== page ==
One by one, each of the human systems created to sustain this small town were literally washed away in the flood. Most of the town’s infrastructure was built along the river. As the waters churned, we first lost our clean water; then our wastewater capability, our electricity, and our gas systems; then our transportation system as roads were heavily affected or literally washed away, taking away our mobility system. As the government system stepped in to disseminate information, we encountered a stark new reality – Lyons would be without major utilities for an unknown amount of time. In some areas the river had moved in its natural bed over 200′, covering our manmade water pipe systems with a more natural water system. All people were asked to leave Lyons for an unknown amount of time.
Our family was fortunate as our home was unaffected, but like all people in Lyons, we have experienced a huge and sudden shift in our systems of living. We have now spent four weeks in our house without major utilities, and only recently got electricity turned back on. New systems of living are emerging as we find new ways to do old tasks. The challenge of living in this way is a reminder that our modern infrastructure systems are relatively new developments in human history; our family has become acutely aware of the power and the preciousness of water, and why society has built our many conveniences. We rely heavily on these built systems, but as this and other major events have shown, they are more vulnerable than we want to admit.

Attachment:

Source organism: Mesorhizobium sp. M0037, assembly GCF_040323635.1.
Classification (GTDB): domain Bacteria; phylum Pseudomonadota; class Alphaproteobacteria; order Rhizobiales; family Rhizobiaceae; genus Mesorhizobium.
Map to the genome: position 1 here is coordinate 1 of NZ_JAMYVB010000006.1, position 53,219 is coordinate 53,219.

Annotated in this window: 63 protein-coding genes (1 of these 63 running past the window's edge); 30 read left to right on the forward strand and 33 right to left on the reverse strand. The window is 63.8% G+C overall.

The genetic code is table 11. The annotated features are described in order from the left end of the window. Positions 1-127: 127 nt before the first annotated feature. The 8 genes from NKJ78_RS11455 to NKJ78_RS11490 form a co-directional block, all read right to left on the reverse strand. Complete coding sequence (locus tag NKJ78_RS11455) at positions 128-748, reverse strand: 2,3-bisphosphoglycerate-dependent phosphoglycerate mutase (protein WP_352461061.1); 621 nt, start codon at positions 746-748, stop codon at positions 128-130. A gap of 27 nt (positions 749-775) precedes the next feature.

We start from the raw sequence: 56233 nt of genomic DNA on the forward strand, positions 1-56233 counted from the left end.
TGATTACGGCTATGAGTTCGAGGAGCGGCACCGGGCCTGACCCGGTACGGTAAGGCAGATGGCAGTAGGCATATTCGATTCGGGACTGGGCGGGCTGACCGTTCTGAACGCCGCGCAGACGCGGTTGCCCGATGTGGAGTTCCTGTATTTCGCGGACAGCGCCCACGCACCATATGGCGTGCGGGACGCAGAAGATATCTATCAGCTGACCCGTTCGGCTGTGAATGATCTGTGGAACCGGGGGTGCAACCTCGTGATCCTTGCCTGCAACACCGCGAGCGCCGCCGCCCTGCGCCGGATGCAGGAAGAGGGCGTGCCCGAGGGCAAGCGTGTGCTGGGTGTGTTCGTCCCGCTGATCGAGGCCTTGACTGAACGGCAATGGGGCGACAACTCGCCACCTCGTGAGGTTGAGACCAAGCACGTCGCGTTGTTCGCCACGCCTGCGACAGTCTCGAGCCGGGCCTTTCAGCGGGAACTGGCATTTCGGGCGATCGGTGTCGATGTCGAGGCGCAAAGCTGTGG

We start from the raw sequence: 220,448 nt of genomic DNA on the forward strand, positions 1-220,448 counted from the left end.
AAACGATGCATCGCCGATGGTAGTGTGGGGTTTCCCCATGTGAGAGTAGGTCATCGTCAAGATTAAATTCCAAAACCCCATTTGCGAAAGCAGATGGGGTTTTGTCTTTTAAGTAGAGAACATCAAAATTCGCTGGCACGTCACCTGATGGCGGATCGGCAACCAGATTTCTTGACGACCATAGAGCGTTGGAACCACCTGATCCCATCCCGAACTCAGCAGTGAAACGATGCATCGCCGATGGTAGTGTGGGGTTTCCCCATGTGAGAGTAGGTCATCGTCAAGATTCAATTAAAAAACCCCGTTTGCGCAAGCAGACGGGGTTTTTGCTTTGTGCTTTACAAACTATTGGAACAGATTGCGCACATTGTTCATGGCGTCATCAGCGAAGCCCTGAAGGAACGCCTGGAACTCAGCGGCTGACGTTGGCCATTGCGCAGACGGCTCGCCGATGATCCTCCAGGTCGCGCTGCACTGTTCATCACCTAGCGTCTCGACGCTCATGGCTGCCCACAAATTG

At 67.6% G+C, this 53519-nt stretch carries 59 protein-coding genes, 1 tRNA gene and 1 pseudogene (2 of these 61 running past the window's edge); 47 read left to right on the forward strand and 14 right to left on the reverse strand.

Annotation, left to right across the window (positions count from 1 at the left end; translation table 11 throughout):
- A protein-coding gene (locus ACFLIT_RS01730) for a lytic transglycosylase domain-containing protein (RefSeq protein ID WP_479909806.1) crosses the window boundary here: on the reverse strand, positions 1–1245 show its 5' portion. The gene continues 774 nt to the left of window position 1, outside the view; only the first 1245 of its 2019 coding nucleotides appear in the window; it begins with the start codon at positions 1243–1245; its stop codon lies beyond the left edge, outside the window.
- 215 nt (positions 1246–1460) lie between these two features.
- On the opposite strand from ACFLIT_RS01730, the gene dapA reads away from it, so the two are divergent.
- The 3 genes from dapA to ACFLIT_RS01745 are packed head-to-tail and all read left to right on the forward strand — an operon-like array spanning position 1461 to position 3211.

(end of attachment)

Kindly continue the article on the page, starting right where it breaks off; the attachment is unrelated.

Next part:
Rebuilding our infrastructure systems is proving to be an incredibly complex task requiring an intricate network of people and organizations to engage together. In the immediate aftermath, the task of coping with the flood was far beyond what city, county, or state organizations could handle. The federal government provided an overarching structure within which all these systems would effectively interact, to begin the repair and restoration of an entire town. Volunteers from around the country joined to provide the people-power needed to help begin to clear the mud and debris from many homes. We expect these short term efforts to bring most utilities back on line by mid-November, roughly two months after the flood. However, the long-term work will take years to complete. The complexity of the systems involved to bring back simple utilities is impressive as private companies, local government, state and federal agencies, and individuals all interact in myriad ways. The scale of work required in rebuilding and restoring a small town is vast. I can only imagine what New Orleans was like after Katrina, or what Moore, Oklahoma still is going through.
Rethinking complexity in the context of this event requires an appreciation of both natural and human systems. What we term “natural disasters” are truly only events that greatly affect the people that live within natural systems, and our human systems prove to be much more fragile than we want to believe. But our resiliency and ability to grow and adapt to new systems is also vast. The complexity of the interrelated systems of our lives is enormous, and perhaps something that is beyond our full comprehension. We must develop new capabilities to look at our current and future systems and to become comfortable with the unknown – to test our assumptions about our systems so we can be prepared for the unknowable. We cannot prepare for every eventuality, so we must evolve our thought-systems to effectively operate in an increasingly complex world.